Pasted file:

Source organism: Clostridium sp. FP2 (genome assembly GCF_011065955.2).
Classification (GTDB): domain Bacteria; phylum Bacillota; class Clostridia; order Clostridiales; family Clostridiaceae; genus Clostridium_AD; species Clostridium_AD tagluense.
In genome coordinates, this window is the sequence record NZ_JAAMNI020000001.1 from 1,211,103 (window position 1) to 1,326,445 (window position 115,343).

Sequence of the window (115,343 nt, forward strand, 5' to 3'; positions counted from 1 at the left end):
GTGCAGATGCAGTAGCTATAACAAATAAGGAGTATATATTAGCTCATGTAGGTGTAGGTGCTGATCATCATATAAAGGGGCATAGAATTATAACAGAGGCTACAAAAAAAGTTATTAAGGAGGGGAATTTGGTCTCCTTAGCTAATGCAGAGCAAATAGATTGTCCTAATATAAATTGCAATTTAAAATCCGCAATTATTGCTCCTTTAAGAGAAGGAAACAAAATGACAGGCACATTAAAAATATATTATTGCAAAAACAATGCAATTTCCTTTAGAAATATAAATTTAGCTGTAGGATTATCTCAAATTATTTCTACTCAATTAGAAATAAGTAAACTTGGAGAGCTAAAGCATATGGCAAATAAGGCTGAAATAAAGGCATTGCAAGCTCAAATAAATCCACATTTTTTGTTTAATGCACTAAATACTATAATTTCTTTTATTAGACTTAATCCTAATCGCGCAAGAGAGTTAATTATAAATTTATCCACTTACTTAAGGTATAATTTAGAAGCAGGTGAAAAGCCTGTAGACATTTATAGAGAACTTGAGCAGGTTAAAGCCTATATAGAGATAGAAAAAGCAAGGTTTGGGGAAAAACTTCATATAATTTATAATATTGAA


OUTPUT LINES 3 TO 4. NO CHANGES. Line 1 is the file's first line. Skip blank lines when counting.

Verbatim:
In genome coordinates, this window is the sequence record NZ_JAAMNI020000001.1 from 1,211,103 (window position 1) to 1,326,445 (window position 115,343).

Sequence of the window (115,343 nt, forward strand, 5' to 3'; positions counted from 1 at the left end):